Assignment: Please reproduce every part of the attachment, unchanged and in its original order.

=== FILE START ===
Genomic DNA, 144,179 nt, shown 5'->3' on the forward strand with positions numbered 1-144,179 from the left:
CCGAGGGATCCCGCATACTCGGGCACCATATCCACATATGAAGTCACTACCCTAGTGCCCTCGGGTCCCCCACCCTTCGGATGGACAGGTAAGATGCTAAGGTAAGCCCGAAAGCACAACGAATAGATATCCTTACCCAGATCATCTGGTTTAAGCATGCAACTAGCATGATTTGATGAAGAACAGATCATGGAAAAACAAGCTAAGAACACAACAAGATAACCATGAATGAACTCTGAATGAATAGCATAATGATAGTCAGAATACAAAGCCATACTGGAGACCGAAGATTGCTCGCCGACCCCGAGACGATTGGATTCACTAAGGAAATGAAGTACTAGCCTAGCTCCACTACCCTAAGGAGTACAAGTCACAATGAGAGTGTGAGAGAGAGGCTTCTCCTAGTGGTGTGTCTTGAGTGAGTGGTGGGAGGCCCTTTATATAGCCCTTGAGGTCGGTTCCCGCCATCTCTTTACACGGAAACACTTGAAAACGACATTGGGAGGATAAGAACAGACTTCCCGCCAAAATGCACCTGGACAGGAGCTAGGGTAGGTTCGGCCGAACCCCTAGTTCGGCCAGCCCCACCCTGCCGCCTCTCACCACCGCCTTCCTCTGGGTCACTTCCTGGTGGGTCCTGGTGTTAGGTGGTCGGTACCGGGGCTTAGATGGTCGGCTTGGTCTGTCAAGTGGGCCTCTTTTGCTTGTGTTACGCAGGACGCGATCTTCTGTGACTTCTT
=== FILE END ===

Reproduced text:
Genomic DNA, 144,179 nt, shown 5'->3' on the forward strand with positions numbered 1-144,179 from the left:
CCGAGGGATCCCGCATACTCGGGCACCATATCCACATATGAAGTCACTACCCTAGTGCCCTCGGGTCCCCCACCCTTCGGATGGACAGGTAAGATGCTAAGGTAAGCCCGAAAGCACAACGAATAGATATCCTTACCCAGATCATCTGGTTTAAGCATGCAACTAGCATGATTTGATGAAGAACAGATCATGGAAAAACAAGCTAAGAACACAACAAGATAACCATGAATGAACTCTGAATGAATAGCATAATGATAGTCAGAATACAAAGCCATACTGGAGACCGAAGATTGCTCGCCGACCCCGAGACGATTGGATTCACTAAGGAAATGAAGTACTAGCCTAGCTCCACTACCCTAAGGAGTACAAGTCACAATGAGAGTGTGAGAGAGAGGCTTCTCCTAGTGGTGTGTCTTGAGTGAGTGGTGGGAGGCCCTTTATATAGCCCTTGAGGTCGGTTCCCGCCATCTCTTTACACGGAAACACTTGAAAACGACATTGGGAGGATAAGAACAGACTTCCCGCCAAAATGCACCTGGACAGGAGCTAGGGTAGGTTCGGCCGAACCCCTAGTTCGGCCAGCCCCACCCTGCCGCCTCTCACCACCGCCTTCCTCTGGGTCACTTCCTGGTGGGTCCTGGTGTTAGGTGGTCGGTACCGGGGCTTAGATGGTCGGCTTGGTCTGTCAAGTGGGCCTCTTTTGCTTGTGTTACGCAGGACGCGATCTTCTGTGACTTCTT